The Banshees of Inisherin review: A dark, funny fable
Ivan Radford | On 22, Dec 2022
Director: Martin McDonagh
Cast: Colin Farrell, Brendan Gleeson, Kerry Condon, Barry Keoghan
“Nobody from the 17th century was remembered for being nice.” Those are the words of Colm (Brendan Gleeson) in The Banshees of Inisherin, as he struggles to reconcile his aspirations of being a musician of note with his small, humdrum life on the titular island. And so, in an effort to commit to focusing on his craft, he decides to stop spending time with his mate, Pádraic Súilleabháin (Colin Farrell). “Did I do something wrong?” asks the hurt friend. “I just don’t like you no more,” comes the blunt reply.
There’s a painful simplicity to the resulting rift between them, and Martin McDonagh is wonderfully at home in that stripped-down, raw sadness. Reunited with his In Bruges stars, there’s a familiar vibe to McDonagh’s slow-burn existential tragicomedy, one that finds humour in the bleakest – and angriest – of circumstances.
Brendan Gleeson is brilliantly downbeat as Colm, a walking slab of melancholy whose craggy features carry a weary desperation that his life might be meaningless. He’s at once a hulking presence and a vulnerable, wounded soul. Colin Farrell, meanwhile, delivers possibly the best performance of his career as the hopelessly earnest Pádraic, whose well-meaning commitment to his friend only makes the situation worse.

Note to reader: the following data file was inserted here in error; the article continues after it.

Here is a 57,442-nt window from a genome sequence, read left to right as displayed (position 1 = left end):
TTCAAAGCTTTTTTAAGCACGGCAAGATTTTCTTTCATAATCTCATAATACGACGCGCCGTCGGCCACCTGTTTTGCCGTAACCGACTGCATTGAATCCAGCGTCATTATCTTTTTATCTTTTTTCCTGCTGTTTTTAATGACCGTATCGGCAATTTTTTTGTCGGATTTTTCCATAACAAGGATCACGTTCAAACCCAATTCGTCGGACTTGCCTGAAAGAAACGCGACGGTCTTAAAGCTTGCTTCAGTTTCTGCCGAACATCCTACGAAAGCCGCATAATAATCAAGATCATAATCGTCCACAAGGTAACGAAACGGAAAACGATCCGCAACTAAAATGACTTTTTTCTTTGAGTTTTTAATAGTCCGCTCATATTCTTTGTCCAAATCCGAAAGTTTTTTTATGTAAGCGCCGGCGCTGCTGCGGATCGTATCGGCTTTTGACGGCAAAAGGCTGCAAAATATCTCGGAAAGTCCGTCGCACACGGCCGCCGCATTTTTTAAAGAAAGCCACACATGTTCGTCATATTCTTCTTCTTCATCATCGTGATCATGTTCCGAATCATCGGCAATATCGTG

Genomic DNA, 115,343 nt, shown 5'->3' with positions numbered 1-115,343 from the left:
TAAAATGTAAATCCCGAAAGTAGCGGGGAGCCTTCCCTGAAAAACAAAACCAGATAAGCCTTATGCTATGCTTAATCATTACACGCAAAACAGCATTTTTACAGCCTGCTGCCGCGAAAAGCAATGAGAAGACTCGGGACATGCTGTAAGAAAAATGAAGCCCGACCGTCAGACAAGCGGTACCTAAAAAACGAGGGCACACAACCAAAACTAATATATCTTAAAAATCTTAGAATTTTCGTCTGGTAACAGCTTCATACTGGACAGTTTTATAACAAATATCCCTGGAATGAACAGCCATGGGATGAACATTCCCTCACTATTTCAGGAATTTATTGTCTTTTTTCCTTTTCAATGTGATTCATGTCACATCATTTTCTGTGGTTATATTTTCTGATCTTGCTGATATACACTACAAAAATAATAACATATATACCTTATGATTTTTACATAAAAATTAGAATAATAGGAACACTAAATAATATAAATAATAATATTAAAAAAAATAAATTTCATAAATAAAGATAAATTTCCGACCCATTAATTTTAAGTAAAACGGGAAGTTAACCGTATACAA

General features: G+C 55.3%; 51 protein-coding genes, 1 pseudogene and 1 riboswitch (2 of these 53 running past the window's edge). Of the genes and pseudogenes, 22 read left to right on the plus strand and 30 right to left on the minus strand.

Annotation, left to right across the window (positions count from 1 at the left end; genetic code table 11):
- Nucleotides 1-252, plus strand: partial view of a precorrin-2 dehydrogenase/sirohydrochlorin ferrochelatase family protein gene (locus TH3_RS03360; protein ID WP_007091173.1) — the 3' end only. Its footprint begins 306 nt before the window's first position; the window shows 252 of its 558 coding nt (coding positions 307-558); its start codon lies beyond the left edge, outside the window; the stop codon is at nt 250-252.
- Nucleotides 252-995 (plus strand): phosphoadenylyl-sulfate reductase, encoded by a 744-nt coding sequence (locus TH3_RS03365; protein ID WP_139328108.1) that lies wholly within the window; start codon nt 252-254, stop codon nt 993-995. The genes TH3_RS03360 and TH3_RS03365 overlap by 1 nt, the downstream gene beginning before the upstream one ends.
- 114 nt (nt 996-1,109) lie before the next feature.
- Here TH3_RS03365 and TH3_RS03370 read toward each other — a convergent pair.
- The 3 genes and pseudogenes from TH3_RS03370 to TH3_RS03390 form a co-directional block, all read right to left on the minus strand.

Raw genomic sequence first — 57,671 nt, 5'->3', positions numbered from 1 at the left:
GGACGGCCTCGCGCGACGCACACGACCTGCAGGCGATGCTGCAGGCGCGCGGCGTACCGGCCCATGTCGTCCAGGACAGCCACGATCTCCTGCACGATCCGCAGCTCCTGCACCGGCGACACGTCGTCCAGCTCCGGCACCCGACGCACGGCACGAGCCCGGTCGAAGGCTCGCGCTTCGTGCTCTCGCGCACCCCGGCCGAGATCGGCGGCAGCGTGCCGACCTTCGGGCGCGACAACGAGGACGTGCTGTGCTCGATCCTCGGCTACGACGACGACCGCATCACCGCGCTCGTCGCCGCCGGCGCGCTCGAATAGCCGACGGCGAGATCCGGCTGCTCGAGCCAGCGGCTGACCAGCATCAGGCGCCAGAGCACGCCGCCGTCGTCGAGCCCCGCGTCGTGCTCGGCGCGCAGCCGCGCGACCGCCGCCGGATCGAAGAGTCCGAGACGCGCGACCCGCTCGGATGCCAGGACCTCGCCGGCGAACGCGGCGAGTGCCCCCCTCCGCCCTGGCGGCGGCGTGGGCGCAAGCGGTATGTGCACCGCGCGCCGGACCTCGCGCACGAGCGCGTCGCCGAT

The more he tries to talk to Colm, the more Colm threatens to do something horrific, and McDonagh’s moving tale finds its strength in us knowing that such threats aren’t idle – even as we spend time with Pádraic’s sincere sister, Siobhán (Kerry Condon), and the heartbreakingly doting Dominic (Barry Keoghan at his most Barry Keoghan), there’s no amount of heart that can offset the ominous dread brewing beneath the circumstance.
In the background, the Irish Civil War is entering its last stages, which makes this feel more of a companion piece to Three Billboards Outside Ebbing, Missouri than In Bruges. Amid the senseless grudge that builds and builds is the knowledge that the ensuing violence is ultimately fruitless and self-destructive. Nobody will remember The Banshees of Inisherin for being nice, but its darkly funny – and deeply heart-breaking – rumination on masculinity and loneliness will certainly linger in your brain.